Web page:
570 new circumstances, 6 new identified deaths


Arizona reported 570 new COVID-19 cases and six new known deaths on Tuesday as cases remain relatively low and the death toll approaches 17,000.

According to the Centers for Disease Control and Prevention’s COVID Data Tracker, Arizona’s case rate of seven days per 100,000 people was on the 44th Monday below all states and territories, after ranking first and second for most of January.

The states with a lower case rate in the past seven days were New Mexico, Louisiana, Kansas, Alabama, Mississippi, Hawaii, California, Oklahoma, and Arkansas. Arizona ranked 51st out of 60 states and territories on March 28, but its rank has improved.

The state’s seven-day average for newly reported COVID-19 cases was 629 on Tuesday, compared to 548 last Tuesday per state data. The average had reached 9,800 in January.

The state’s seven-day death rate per 100,000 people ranked 33rd in the nation on Monday, according to the CDC.

The percent positivity, which refers to the percentage of positive COVID-19 diagnostic tests, has decreased, but varies somewhat depending on the measurement method.

Last week, Arizona percent positivity was 5% for the fifth straight week and 7% the week before, according to the state, which has a unique way to calculate percent positivity. Weekly percentage positivity peaked at 25% nationwide in December.

Johns Hopkins University calculates the seven-day Arizona moving average as a percentage of positive results as of Tuesday at 2.7%. It shows that the state’s percentage positivity peaked at 24.2% in December.

A positivity rate of 5% or less is considered a good measure of whether the spread of the disease is under control.

However, the state’s COVID-19 death and fall rates since January 21, 2020 remain among the worst in the country.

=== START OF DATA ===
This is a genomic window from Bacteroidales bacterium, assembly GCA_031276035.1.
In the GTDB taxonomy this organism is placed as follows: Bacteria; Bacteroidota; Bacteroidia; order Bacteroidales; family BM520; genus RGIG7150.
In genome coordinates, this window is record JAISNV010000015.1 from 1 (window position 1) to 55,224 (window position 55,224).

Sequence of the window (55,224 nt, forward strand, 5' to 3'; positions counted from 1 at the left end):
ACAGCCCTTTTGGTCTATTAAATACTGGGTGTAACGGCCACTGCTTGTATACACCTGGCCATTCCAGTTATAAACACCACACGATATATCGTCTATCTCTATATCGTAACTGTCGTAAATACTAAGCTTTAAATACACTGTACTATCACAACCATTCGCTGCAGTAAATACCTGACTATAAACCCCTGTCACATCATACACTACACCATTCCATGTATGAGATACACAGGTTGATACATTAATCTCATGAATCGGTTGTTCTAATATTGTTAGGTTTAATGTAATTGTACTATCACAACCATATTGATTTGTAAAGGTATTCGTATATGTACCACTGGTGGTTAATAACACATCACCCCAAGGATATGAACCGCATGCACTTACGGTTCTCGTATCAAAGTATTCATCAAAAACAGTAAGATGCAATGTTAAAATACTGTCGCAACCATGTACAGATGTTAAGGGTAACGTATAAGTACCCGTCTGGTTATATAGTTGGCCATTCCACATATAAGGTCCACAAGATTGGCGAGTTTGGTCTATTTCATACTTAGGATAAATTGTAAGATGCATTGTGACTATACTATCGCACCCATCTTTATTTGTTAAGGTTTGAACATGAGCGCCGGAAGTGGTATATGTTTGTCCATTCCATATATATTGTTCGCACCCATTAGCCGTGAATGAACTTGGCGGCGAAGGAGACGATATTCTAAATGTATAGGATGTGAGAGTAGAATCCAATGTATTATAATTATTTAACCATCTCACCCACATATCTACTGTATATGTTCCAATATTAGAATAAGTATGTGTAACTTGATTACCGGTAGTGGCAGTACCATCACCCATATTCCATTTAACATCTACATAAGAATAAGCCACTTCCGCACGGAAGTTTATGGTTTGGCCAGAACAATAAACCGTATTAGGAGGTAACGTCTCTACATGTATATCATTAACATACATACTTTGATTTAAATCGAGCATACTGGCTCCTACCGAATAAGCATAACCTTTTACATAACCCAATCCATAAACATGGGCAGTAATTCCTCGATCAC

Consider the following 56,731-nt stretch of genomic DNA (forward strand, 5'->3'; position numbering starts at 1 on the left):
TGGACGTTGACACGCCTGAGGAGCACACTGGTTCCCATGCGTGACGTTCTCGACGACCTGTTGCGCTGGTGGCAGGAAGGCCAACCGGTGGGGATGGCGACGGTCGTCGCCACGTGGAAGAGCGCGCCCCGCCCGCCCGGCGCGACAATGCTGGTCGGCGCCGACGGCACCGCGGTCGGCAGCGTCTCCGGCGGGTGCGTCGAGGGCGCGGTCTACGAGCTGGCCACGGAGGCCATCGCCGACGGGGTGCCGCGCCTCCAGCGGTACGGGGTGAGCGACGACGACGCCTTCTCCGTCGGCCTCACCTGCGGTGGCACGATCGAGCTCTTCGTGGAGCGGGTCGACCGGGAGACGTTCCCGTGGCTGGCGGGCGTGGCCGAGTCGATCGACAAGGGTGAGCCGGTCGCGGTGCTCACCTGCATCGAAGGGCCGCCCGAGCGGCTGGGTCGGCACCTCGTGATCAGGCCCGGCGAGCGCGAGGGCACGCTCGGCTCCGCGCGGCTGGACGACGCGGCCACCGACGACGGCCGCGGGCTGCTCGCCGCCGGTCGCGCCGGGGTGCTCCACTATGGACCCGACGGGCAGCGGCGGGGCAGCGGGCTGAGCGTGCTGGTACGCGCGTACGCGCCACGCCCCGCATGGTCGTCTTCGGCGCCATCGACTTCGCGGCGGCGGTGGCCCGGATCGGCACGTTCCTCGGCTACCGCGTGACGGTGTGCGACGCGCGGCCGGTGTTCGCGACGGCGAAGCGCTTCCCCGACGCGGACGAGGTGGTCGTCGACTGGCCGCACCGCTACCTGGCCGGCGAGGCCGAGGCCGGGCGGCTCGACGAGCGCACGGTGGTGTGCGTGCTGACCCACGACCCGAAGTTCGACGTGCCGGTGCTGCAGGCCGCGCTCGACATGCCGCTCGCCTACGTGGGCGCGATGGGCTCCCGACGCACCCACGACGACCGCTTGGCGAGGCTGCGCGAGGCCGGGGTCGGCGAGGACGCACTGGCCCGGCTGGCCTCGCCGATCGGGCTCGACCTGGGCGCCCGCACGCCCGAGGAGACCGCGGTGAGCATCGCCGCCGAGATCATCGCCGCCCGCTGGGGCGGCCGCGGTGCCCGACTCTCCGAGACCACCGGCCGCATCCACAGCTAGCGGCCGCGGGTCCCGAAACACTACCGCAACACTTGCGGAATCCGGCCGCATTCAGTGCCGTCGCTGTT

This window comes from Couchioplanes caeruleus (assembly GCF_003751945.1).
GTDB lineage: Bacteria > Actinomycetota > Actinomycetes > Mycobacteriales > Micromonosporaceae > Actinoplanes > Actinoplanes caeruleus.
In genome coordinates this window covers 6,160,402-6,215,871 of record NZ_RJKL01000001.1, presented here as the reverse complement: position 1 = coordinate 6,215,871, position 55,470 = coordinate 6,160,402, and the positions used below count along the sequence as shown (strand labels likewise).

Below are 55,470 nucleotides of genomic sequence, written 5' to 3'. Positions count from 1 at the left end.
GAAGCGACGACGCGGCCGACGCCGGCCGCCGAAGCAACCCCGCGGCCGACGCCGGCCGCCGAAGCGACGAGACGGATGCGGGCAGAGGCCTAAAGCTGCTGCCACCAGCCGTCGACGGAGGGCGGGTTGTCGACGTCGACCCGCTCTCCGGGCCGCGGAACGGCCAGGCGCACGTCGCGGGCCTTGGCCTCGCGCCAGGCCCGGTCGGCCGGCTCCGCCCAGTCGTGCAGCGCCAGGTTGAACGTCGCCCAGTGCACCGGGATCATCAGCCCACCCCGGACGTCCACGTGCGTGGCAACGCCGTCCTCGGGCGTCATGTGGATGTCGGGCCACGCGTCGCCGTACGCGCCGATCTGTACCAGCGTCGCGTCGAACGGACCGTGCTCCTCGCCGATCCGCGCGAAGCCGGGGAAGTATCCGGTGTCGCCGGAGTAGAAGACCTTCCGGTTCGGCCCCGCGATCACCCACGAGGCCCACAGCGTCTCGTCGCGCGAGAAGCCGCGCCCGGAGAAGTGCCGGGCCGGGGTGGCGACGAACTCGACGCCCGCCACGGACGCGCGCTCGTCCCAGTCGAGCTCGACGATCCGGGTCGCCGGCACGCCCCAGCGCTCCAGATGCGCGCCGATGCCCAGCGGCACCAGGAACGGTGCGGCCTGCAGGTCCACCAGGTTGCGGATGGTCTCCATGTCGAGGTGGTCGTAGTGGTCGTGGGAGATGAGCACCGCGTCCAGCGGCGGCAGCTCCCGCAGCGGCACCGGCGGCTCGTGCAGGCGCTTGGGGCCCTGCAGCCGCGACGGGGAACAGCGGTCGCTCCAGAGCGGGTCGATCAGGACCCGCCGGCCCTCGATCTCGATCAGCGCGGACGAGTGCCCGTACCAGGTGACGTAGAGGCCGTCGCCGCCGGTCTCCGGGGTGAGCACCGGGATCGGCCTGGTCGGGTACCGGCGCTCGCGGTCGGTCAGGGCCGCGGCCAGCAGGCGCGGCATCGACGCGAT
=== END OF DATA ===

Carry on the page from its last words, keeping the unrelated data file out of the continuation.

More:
The COVID-19 death rate in Arizona since the pandemic began is 233 deaths per 100,000 people on Monday, according to the CDC. This puts it in sixth place in the state in a state that separates New York City from the state of New York. The US average is 166 deaths per 100,000 people on Monday, according to the CDC.

New York City has the highest death rate with 375 deaths per 100,000 people, followed by New Jersey, Massachusetts, Rhode Island and Mississippi.

Arizona’s rate of fall per 100,000 people since the pandemic began ranks sixth nationwide as of Monday.

Arizona’s recently reported six deaths brought the known number of COVID-19 deaths to 16,996. The state passed 16,000 deaths on March 2, after recording 15,000 deaths on February 17, 14,000 deaths on February 6, and 13,000 deaths on January 29, just one week after 12,000 and two weeks after 11,000 deaths. The state exceeded 10,000 known deaths on January 9. Arizona’s first known death from the disease occurred in mid-March 2020.

Many of the reported deaths occurred days or weeks earlier as delays were reported and the death certificate matched.

A total of 845,480 COVID-19 cases have been identified across the state. Relatively few cases were reported in February and particularly in March. 28 of the cases reported in the last 30 days were under 1,000.

The Arizona data dashboard shows that 84% of all ICU beds and 88% of all inpatient beds in the state were in use as of Monday, with 9% of ICU beds and 6% of ICU beds out of COVID -19 patients were occupied. Nationwide, 274 beds were available in the intensive care unit and 1,034 beds outside the intensive care unit.